Golden Globe solo skipper Abhilash Tomy was dramatically rescued from the South Indian Ocean after he was badly injured and spent nearly 72 hours adrift in his dismasted yacht
Abhilash Tomy, the Golden Globe skipper who was dramatically rescued from the South Indian Ocean on Monday after nearly 72 hours adrift, is recovering well in hospital on Amsterdam Island.
Tomy was stranded, paralysed in his bunk after a dramatic knockdown in a 70-knot storm left him with a painful back injury, and dismasted his yacht Thuriya on 21 September.
Thuriya is a 32ft replica of Suhaili, the winner of the first Golden Globe Race in 1968. Abhilash Tomy is a former Indian Naval Commander, and was lying 3rdin the Golden Globe Race when he and other nearby competitors were caught in a low pressures system, which brought 70-knot winds and chaotic 14m seas.
Nearby Gregor McGuckin on Hanley Energy Endurance was also rolled through 360° and dismasted, although McGuckin was not hurt.
Tomy texted race organisers after the knockdown to say: “ROLLED. DISMASTED. SEVERE BACK INJURY. CANNOT GET UP”
When there was no further communication for 12 hours, organisers alerted the MRCC in Canberra, which launched a full international rescue operation. Aircraft from both the Australian and Indian forces, and a domestic plane, flew over Tomy’s position, and found the yacht lying with the rig alongside the hull, and the main hatch open.
Tomy later reported: “ACTIVATED EPIRB.CANT WALK.MIGHT NEED STRETCHER”
Unable to reach his grab bag, Tomy had limited satellite communication, and it wasn’t until some 48 hours after his injury that he was able to try and consume some fluids. On Sunday 23 September, he sent the message: “Lugged cans of ice tea, Having that. Vomiting continuously. Chest burning.”
Tomy was rescued by the French fisheries patrol vessel Osiris on Monday, 24 September. Crew from the Osiris were able to board Thuriya and transfer Tomy to the rescue vessel by stretcher on a Zodiac RIB.
McGuckin, who had been making his way to Tomy’s assistance under jury rig, was not in distress but accepted a controlled evacuation of his yacht as he was sailing under jury rig without self-steering or reliable engine.
Tomy and McGuckin were taken to the small French territory of Amsterdam Island, a research station in the middle of the Indian Ocean with around 20 residents. There a doctor was able to X-Ray Tomy and assess his injuries, which are described as serious but understood to be muscular rather than skeletal.
Captain Dilip Donde, Abhilash Tomy’s shore manager, reported today that Tomy can now stand and is eating and drinking, but requires complete rest.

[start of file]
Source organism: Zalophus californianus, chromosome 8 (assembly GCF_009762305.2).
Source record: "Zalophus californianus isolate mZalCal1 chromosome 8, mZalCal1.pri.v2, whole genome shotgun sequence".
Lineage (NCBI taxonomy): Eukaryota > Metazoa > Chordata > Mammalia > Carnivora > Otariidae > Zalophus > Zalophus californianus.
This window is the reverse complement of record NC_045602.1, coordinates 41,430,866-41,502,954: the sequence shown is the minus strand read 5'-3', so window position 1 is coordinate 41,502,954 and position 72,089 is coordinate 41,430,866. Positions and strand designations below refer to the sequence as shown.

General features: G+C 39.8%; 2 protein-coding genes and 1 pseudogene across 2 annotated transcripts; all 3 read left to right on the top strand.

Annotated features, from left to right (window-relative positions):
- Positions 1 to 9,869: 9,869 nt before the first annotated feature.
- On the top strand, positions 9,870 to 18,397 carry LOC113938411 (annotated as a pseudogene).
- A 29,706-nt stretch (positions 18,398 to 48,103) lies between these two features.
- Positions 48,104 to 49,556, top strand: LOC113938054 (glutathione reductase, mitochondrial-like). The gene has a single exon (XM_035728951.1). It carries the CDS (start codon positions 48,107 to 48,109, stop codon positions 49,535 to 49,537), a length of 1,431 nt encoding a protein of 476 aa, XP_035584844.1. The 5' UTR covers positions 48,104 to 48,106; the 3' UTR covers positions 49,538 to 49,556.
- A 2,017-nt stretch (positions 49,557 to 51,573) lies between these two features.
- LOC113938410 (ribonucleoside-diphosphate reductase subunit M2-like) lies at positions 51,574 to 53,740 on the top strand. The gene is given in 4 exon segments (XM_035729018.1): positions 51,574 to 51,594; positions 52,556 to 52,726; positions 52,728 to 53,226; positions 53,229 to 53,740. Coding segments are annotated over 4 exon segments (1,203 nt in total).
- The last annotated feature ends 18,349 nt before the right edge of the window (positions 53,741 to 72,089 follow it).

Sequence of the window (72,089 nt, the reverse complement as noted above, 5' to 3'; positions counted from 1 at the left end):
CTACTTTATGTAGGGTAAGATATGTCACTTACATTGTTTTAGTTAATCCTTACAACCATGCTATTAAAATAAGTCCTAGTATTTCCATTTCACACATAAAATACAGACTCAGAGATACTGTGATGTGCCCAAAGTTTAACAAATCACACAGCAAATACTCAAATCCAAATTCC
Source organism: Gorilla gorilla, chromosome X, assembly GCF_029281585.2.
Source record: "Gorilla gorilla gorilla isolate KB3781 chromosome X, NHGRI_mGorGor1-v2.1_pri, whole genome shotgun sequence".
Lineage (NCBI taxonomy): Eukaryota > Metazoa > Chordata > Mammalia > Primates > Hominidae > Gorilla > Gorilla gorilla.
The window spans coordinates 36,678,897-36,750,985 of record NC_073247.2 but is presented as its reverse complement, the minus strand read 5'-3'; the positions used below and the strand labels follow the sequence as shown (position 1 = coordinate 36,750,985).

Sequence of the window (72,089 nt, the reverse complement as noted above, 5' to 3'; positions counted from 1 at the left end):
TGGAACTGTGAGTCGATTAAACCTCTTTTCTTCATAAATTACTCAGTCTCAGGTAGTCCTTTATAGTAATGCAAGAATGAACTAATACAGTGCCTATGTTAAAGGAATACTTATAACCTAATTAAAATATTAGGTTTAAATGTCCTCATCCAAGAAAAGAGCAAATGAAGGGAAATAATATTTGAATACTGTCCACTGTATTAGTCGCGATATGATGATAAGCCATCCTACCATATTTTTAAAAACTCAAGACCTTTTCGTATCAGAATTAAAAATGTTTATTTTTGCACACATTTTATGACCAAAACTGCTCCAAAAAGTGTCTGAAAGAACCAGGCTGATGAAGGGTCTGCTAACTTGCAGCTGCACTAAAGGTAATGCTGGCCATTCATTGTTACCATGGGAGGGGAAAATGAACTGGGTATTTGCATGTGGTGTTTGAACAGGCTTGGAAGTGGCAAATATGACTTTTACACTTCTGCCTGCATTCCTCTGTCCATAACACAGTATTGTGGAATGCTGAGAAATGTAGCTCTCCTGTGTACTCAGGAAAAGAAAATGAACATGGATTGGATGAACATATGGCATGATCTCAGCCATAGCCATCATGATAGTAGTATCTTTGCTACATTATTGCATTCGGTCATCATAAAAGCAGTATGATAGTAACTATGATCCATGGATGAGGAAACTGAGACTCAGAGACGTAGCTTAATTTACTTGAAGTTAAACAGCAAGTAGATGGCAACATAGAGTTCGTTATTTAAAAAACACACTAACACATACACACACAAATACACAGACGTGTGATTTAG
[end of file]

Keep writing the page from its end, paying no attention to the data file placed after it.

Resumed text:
The Australian frigate HMAS Ballarat, which was despatched by the Canberra MRCC during the rescue, will arrive within helicopter range of Ile Amsterdam at first light tomorrow (Thursday 27). McGuckin, who is in good health, will then be transferred by helicopter to HMAS Ballarat for onward transportation to Fremantle, Australia, arriving there on 2-3 October.
Abhilash Tomy will remain in hospital on Amsterdam Island until the arrival of the Indian Navy Frigate INS Satpura on Friday 28 September, when he will be transferred by helicopter for ongoing medical treatment and return to India.
Neither yacht was scuttled during the rescue. Capt Donde told race organisers that the plan was for the Indian frigate to tow Thuriya to St Paul’s Island some 40 miles north, where a crew would stay with her to make repairs before sailing her to India.
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McGuchan’s yacht Hanley Energy Endurancewas also left drifting when the Osiris crew picked him off the yacht. In a statement today, Neil O’Hagen, spokesman for Team Ireland said:
“During the controlled evacuation of Hanley Energy Endurance, McGuckin was instructed to leave the vessel afloat.
“The French fisheries patrol vessel Osirisinstructed McGuckin that scuttling the vessel would be in breach of international maritime regulations. Hence, McGuckin removed all debris from the deck that could become separated, secured all equipment on board, and ensured the AIS beacon was active.
“The power source to the AIS device is solar panels which should remain active without any outside assistance reducing the risk to other vessels. Precautionary steps were also taken to ensure the relatively small amount of fuel onboard is secure.”
Look out for a full report on the rescue, and analysis of the circumstances which led up to it, in the November issue of Yachting World.